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Are Google's StreetView drivers humans or robots?

A heartless Google StreetView driver filmed a grieving, unconscious drunken man in Australia but didn't stop to help.

Bill's friend, the one with whom he was going on a motorbike holiday in Tasmania, suddenly died. Bill, being upset and Australian, went out and got drunk.

A cab dropped him off back at his house. But he collapsed before he could get to his front door.

So along came a friendly Google StreetView camera car. The Australian version of the service was to be launched August 4. So the Googler had a lot of filming to do.

He shot the prostrate Bill who was lying on his back, his feet sticking out into the road.

This was a click and run.

CC re-ality

The driver didn't stop to see whether Bill was all right. He didn't even get out of his camera car to move Bill's feet away from the curb. Like a paparazzo, his deadline seemed to be more important than something that could have been a dead body.

Did his shot of the beFostered Bill make the first edition of Google StreetView Australia? Too right, mate.

Bill (he doesn't want his last name plastered all over the place as well as his drunken pose) was as sanguine as the Australian Prime Minister, who, when he was seen getting drunk in an New York strip club, remarked: "I think any bloke who's honest about their lives can point to times in their lives when they've got it wrong."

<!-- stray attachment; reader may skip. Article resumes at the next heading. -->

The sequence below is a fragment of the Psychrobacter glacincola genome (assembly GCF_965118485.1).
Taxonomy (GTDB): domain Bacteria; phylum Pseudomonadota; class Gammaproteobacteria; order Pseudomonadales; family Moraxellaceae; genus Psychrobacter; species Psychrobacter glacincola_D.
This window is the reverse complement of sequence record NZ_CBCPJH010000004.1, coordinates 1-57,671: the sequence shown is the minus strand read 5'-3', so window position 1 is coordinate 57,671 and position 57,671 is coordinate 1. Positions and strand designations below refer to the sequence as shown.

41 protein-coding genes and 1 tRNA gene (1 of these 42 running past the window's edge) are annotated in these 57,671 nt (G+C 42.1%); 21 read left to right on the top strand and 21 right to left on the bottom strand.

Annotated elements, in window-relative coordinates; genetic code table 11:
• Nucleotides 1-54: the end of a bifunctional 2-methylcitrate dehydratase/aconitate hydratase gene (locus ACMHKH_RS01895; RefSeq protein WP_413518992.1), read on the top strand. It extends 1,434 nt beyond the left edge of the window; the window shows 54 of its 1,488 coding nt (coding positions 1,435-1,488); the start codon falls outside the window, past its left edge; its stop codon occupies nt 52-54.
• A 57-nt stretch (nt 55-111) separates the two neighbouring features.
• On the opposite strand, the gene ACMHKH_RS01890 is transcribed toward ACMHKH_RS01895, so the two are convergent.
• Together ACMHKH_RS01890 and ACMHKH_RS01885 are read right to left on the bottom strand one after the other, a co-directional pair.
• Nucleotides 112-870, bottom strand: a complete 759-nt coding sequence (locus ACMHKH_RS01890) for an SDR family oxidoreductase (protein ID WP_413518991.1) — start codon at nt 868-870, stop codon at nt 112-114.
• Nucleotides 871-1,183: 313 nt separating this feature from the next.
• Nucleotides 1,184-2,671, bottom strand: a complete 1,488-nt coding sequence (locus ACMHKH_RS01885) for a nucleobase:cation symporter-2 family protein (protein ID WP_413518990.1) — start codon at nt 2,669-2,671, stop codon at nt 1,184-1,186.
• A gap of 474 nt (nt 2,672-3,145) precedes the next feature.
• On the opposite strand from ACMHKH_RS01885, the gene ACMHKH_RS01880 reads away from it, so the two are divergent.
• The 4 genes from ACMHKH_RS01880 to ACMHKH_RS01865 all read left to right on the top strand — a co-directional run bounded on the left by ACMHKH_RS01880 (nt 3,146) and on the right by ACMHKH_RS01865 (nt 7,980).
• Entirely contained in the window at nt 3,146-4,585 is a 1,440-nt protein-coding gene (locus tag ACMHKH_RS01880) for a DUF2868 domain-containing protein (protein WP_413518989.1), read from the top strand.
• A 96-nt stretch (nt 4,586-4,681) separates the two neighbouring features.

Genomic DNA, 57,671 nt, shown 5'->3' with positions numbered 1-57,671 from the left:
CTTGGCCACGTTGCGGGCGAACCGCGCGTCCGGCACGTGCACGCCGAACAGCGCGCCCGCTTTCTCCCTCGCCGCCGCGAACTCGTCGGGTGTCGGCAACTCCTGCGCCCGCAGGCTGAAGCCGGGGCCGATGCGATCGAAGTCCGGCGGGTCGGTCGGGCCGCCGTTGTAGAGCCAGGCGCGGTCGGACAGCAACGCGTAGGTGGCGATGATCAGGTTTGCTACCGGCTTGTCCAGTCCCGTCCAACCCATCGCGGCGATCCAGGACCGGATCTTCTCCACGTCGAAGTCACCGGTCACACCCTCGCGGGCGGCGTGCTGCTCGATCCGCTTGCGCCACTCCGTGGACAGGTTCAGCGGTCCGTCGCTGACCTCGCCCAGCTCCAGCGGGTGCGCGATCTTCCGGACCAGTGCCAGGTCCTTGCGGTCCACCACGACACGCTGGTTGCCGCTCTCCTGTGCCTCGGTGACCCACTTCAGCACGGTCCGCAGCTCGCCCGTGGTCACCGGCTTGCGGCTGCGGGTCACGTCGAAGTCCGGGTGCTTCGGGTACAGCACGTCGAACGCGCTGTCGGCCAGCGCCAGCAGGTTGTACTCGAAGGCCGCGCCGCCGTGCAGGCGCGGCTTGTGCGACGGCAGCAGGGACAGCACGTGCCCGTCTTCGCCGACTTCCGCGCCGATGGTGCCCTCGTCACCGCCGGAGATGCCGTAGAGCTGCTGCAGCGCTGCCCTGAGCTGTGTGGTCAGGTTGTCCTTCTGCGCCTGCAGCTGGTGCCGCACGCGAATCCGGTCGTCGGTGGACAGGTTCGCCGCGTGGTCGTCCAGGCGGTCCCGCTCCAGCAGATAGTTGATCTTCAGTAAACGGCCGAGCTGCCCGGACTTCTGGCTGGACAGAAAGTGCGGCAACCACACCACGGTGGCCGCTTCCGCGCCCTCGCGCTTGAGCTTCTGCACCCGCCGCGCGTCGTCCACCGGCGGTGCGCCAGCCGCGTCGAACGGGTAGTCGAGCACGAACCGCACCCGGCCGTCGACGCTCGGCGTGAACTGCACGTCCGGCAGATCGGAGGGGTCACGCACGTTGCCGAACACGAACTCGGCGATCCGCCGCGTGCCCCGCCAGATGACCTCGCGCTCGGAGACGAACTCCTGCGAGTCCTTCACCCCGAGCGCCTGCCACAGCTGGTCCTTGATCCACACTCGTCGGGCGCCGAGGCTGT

Speaking of his dead friend, Bill said: "'I know what he would have done if I left --he would have partied, too. That's what I would've wanted him to do, so that's what I did with some friends."

However, he added: "I wasn't really thinking there would be someone driving by with a video camera on the roof filming me, either."

Who was the anti-Samaritan driving that Google camera car? Are his parents made of metal? What sort of instructions did he have? Why didn't he get out to help? And why didn't anyone at Google Australia notice that there was, well, a body lying in the street? (Google only removed the image after Bill's story came to light)

I know that people make jokes about Google being the quintessential engineering company. And that is something this blog will never stoop to (being an engineering company, that is).

But I hope you, too, would like to know how the company reacted to one of its drivers leaving a man lying in the street while he filmed him.

Or could it be that this driver was, in fact, yet another robot with vision problems?